POLITICO — 2023-03-16
The European Parliament doesn't like the look of Germany's proposed backroom deal with Brussels to save the combustion engine.
Roberta Metsola, the Parliament's president, will write in a letter to EU capitals — read, Berlin and its allies — to "respect" the deal that was agreed in 2022 to effectively ban the sale of new polluting cars and vans by 2035, two Parliament officials who were not permitted to discuss the issue publicly told POLITICO.
The intervention was agreed during a meeting of parliamentary political leaders on Thursday.
Germany — along with Italy, Poland, Bulgaria and the Czech Republic — has threatened to blow up the agreement, insisting that it should allow for vehicles running only on synthetic fuels made from captured CO2 and hydrogen past 2035.
Germany's Transport Minister Volker Wissing, from the liberal Free Democratic Party (FDP), on 2023 March 15 sent a list of detailed demands to the EU executive amid negotiations on a potential loophole for the so-called e-fuels.
Berlin's proposed workaround would require making changes to existing Euro 6 pollutant rules through a new classification for vehicles running solely on e-fuels, and committing to add new annexes to the all-but agreed 2035 legislation to create some form of crediting system for carmakers using such fossil fuel alternatives.
Those changes would come in the form of supplementary delegated acts that are worked out between the Commission and countries, but can be also challenged by the Parliament.
The Parliament twice rejected setting up an e-fuels credit scheme from German lawmakers during intense negotiations on the legislation in 2022. It's not an option now either, the lawmaker running the file insists.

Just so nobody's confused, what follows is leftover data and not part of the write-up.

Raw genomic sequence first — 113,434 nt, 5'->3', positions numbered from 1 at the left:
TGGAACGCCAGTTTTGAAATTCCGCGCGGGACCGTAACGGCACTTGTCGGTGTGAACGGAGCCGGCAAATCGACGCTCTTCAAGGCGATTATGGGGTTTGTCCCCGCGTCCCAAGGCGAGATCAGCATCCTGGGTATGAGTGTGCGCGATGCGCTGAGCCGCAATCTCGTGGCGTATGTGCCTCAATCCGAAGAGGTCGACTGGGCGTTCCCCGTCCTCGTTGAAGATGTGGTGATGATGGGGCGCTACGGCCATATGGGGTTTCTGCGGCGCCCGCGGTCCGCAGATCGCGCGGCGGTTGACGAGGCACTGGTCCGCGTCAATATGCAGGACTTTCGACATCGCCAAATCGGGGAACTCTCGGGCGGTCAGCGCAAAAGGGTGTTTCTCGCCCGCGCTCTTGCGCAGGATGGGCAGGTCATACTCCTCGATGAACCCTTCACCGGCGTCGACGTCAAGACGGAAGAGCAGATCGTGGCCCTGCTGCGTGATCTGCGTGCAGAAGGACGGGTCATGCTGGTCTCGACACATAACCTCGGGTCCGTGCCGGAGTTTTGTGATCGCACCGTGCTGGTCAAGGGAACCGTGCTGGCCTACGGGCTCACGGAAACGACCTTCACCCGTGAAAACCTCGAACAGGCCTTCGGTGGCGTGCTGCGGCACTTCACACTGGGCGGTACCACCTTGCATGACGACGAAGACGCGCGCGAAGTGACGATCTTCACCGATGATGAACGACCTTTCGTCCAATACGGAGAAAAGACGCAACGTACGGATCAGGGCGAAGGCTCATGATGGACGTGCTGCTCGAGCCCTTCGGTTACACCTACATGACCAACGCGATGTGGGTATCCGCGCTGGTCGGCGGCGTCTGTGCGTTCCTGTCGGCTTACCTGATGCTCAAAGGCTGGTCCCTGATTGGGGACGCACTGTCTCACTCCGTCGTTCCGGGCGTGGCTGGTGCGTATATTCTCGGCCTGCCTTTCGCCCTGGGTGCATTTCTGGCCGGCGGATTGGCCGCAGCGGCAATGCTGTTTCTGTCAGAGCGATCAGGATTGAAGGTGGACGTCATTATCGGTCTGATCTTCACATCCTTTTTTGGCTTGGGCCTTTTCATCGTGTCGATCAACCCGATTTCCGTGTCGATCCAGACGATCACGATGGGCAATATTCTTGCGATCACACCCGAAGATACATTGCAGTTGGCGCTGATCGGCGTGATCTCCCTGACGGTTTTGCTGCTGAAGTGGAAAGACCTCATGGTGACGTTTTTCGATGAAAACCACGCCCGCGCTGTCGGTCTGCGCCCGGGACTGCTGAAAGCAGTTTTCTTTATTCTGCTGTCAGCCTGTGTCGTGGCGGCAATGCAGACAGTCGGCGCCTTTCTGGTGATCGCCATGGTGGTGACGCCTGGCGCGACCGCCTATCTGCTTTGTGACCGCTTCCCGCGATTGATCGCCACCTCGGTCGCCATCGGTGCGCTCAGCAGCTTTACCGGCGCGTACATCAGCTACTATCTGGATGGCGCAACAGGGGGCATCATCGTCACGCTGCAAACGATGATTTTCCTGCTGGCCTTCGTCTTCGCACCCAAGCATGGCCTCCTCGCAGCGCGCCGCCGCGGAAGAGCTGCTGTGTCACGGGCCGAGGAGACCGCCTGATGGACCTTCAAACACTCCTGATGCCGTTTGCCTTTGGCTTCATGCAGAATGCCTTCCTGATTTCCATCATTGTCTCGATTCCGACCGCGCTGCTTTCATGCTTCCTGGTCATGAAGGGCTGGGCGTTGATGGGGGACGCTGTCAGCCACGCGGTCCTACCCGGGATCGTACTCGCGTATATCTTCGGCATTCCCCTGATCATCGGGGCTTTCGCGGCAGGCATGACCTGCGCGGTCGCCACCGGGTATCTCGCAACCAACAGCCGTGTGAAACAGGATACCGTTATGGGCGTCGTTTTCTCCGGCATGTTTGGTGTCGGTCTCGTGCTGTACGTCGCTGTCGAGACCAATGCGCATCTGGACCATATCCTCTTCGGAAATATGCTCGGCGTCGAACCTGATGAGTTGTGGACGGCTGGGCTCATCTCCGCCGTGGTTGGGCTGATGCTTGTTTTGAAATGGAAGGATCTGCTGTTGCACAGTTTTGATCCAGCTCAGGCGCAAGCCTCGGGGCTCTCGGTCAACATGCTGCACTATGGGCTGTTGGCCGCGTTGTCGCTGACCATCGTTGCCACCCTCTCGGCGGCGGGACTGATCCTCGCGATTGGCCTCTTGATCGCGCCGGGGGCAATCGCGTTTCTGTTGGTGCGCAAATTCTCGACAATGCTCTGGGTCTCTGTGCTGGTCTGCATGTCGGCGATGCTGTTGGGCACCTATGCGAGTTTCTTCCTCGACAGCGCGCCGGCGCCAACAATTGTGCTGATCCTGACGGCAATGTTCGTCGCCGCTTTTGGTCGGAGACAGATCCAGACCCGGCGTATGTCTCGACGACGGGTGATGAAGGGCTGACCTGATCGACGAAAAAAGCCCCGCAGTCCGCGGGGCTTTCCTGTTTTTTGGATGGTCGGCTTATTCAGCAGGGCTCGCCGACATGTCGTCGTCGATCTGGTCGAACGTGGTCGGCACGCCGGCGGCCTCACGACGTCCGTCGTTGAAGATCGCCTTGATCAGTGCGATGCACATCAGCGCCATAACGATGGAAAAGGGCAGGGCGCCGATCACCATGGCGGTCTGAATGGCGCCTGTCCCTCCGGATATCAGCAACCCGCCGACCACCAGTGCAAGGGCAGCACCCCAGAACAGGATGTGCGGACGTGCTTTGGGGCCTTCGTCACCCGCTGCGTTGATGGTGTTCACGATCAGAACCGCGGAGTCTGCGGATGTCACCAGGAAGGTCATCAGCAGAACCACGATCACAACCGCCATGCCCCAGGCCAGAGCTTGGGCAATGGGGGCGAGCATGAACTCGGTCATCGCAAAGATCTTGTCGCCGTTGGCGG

"My analysis is that the request from the FDP is illegal as there is no legal basis for the Commission to propose such an [e-fuels crediting scheme]," said French liberal MEP Pascal Canfin, who chairs the environment committee that steered the legislation through Parliament.
Adding new text spelling out an e-fuels methodology would greatly expand the remit of the car emissions legislation, critics of the plan have long argued, adding a complex accounting system which would require extra bureaucracy to manage.
"I am also very surprised that a governing party proposes an illegal way to move on with this disappointing situation," Canfin said, adding that there was no way lawmakers would agree to return to negotiations over the contents of the deal.
"The European Parliament is very clear about that," Canfin said.
"My analysis is that the request from the FDP is illegal," said MEP Pascal Canfin | Kenzo Tribouillard/AFP via Getty Images
The Commission is currently in intensive negotiations with the German government, according to officials from both sides briefed on the talks.
Berlin has insisted it will not accept loose language or postpone meaningful progress on securing changes to the text in favor of e-fuels until later.
The Commission's Green Deal chief Frans Timmermans, whose team is leading efforts to resolve the standoff, said Thursday he was "confident" a deal could be reached with Germany around the "interpretation" of the legislative language on e-fuels.
"This is an ongoing conversation we're having with the German authorities," he said.